December 11, 2018

‘One Strange Rock’ Astronaut Shares Views of Space, Judaism

Among America’s 536 astronauts who have gone to space, only a dozen have been Jewish. Jeffrey A. Hoffman is in that elite group. An astronomer and astrophysicist, he flew five space shuttle missions, repairing the Hubble Space Telescope on his third flight in 1993.

Now a professor of aerospace engineering at the Massachusetts Institute of Technology, Hoffman is featured in the new 10-part National Geographic Channel series “One Strange Rock,” in which eight NASA astronauts share their perspectives on Earth and its place in the universe. Its environmental message is clear.

“When people appreciate the uniqueness of the planet, they will make the connection that we better not screw things up,” Hoffman told the Journal. “If we don’t understand how the universe was formed and how Earth works as a planet, we can’t take care of it.”

Hoffman described the sight of Earth from space as overwhelming.

“There’s a sense of grandeur, of awe in the deepest sense,” he said. “I never got tired of looking at sunrises and sunsets, lightning storms, and the aurora borealis and aurora australis from above.”

Hoffman, who joined the space program in 1979, made his first shuttle flight six years later. His only fear at that time was “screwing up,” he said. As for fearing death, he pointed out, “During launch, you’re sitting on 4.5 million pounds of high explosives. If that causes undue stress, you might be in the wrong profession.”

While the astronauts were dedicated to carrying out the mission of every flight, Hoffman said the success of the Hubble mission, which came with high pressure and high stakes, was “a great thrill” and his proudest achievement. “The future of NASA was on the line,” he said. “It’s a moment that will be with me for the rest of my life.”

That Hubble-repair flight coincided with Hanukkah, so Hoffman took a dreidel with him to celebrate. He brought other Jewish artifacts along on other missions, too, including the atarot from his sons’ tallisim, a sefer Torah that is now in use at a synagogue in Houston, and a mezuzah that decorates the door of the Bloomfield Science Museum Jerusalem.

“I’ve always been fascinated by the juxtaposition between Judaism, one of humanity’s oldest traditions, and space flight, which is one of the newest.” — Jeffrey Hoffman

“I donated it back in 1993, and in 2013 I was back and we had a dedication for the 20th anniversary,” Hoffman said. Some items that he took with him are on view in the “Jews in Space” exhibition through June at the YIVO Institute for Jewish Research in New York.

“I’ve always been fascinated by the juxtaposition between Judaism, one of humanity’s oldest traditions, and space flight, which is one of the newest,” Hoffman said. He often gives talks about his experiences to Jewish community and youth organizations, which he wrote about in his book, “An Astronaut’s Diary,” in 1986. He’d like to write another, he said, but has yet to find the time.

Jeffrey Hoffman. Photo by Stewart Volland/National Geographic.

Hoffman, 73, was born in Brooklyn and raised in Scarsdale, N.Y., in a Reform Jewish family of Eastern European descent. In 1965, he and his brother traveled with their paternal grandfather to their grandfather’s childhood hometown near Minsk, Belarus. “There was a pit where they had all the Jews dig a hole,” and for his grandfather, seeing it “was quite painful,” Hoffman recalled.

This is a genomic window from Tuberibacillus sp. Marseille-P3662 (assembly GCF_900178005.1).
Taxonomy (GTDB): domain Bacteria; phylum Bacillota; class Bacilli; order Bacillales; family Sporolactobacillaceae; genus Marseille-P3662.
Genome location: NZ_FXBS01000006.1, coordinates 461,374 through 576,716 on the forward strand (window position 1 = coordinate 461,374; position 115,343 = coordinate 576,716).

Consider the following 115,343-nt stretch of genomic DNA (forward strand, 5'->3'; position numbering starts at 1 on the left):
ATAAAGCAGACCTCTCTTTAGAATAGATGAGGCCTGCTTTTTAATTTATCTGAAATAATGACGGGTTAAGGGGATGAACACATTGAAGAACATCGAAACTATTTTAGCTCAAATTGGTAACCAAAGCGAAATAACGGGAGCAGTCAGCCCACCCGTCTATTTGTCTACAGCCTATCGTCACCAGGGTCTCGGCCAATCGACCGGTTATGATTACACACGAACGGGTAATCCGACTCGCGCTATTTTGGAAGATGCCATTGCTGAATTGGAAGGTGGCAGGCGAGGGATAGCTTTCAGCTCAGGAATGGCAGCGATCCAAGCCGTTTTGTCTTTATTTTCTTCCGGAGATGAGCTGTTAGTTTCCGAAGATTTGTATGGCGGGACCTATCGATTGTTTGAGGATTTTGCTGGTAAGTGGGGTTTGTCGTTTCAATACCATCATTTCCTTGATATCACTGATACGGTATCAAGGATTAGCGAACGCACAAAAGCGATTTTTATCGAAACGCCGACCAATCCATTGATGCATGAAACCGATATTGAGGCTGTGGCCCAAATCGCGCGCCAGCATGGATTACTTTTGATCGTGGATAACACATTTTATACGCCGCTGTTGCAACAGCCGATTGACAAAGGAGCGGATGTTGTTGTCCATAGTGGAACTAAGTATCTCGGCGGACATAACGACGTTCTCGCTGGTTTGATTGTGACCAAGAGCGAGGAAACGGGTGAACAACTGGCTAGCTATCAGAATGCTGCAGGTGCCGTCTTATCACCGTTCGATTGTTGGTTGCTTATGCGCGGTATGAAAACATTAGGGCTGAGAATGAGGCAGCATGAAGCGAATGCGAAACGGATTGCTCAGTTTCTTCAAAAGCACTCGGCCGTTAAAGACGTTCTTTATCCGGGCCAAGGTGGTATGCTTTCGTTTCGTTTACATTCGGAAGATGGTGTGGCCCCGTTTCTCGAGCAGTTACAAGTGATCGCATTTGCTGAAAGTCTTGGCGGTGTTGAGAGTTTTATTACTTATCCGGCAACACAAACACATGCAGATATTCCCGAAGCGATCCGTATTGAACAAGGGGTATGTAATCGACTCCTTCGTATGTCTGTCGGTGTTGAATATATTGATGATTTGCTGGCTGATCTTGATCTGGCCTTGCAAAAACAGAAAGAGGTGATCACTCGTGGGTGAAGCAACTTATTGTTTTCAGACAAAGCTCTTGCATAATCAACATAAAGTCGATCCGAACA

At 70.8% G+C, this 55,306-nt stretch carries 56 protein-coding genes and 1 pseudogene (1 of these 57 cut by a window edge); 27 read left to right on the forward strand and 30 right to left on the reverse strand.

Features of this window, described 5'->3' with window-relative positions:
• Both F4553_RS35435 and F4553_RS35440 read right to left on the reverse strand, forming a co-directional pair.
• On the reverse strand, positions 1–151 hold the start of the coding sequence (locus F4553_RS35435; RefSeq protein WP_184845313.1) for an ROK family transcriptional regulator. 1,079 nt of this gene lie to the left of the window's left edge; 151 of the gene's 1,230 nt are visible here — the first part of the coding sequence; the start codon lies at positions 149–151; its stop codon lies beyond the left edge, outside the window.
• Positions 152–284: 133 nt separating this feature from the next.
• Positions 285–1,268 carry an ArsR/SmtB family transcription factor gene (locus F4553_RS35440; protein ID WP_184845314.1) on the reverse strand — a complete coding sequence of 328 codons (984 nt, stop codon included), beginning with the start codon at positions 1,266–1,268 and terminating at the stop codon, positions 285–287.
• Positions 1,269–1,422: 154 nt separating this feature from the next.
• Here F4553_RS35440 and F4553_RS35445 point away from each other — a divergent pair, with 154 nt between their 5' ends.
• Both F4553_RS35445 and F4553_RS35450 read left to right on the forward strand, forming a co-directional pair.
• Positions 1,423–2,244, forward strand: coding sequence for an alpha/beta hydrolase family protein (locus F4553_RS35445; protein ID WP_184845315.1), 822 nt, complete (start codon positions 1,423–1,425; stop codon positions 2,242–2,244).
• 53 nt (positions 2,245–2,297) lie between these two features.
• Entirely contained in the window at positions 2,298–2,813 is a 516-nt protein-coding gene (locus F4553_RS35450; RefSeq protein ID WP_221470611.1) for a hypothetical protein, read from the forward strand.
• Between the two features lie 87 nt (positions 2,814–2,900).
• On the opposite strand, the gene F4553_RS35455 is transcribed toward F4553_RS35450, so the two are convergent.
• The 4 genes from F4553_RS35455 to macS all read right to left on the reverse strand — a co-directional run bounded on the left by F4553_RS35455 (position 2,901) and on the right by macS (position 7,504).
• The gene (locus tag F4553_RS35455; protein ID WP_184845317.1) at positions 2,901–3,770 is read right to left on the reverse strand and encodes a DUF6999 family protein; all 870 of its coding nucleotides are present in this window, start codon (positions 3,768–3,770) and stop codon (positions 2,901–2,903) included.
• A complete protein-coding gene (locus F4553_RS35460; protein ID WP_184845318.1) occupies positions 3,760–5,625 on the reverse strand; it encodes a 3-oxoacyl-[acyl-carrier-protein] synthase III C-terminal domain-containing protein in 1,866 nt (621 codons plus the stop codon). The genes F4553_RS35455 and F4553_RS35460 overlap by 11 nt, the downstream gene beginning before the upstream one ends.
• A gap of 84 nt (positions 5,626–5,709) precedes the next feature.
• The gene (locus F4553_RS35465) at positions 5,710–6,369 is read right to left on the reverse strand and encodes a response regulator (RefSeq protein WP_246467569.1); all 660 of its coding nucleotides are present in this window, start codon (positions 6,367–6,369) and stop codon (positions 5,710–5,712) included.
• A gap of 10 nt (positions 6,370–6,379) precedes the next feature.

He noted that once he joined NASA and began going to services at a Conservative synagogue in Clear Lake, Texas, he “was exposed to some Jewish traditions that I hadn’t grown up with, and I learned quite a bit,” he said.

Now living in Boston, Hoffman attends Hillel services on the MIT campus with his British wife, Barbara, a retired librarian. They met in 1972 when Hoffman was working in England at the University of Leicester and married two years later. They have two sons — Sam, 42, is a ceramist; and Orin, 38, is a robotics engineer — and two grandchildren.

Although he’s been to Antarctica and the Himalayas, sailed the Northwest Passage and logged 21.5 million miles in orbit, “There are still places on Earth I haven’t been to,” Hoffman said. He is planning to take his older grandson, now 12, on a trip to Costa Rica next year, and he’s going on a trek to Bhutan in May.

He is also working with NASA on the Mars 2020 rover project, in preparation for humans going to Mars and “living off the land.” “For the first time we’re going to manufacture oxygen using Mars resources — taking carbon dioxide from the Mars atmosphere and putting it through an electrolysis unit,” he said.

Hoffman believes it’s important to continue to explore the universe, not only for curiosity’s sake or because “some day an asteroid is going to come toward Earth with our number on it,” he said. “Global warming was first discovered on Venus. Venus is a hot hellhole. Mars is a frigid desert. How did Earth make it just right? The real question is whether it’s going to be able to continue to support humanity. If we’re going to solve our problems on Earth, it has to be done on a planetary level.”

With everything he knows about astronomy, astrophysics and space travel, Hoffman can’t help but watch movies about space with a critical eye.

“ ‘Gravity’ did a great job in the views from space, but the [Extra Vehicular Activities] were terrible,” he said. “They had no connection with reality. But I enjoyed it for the visual splendor.”

As for films that were more accurate, “ ‘The Martian’ did a pretty good job. ‘Apollo 13’ was probably the best in that respect,” he said. “When they do get it right, it’s always gratifying. But, I understand that a movie is a movie. ‘2001: A Space Odyssey’ is still my favorite.”

“One Strange Rock” premiered March 26 and airs at 10 p.m. Mondays on the National Geographic Channel.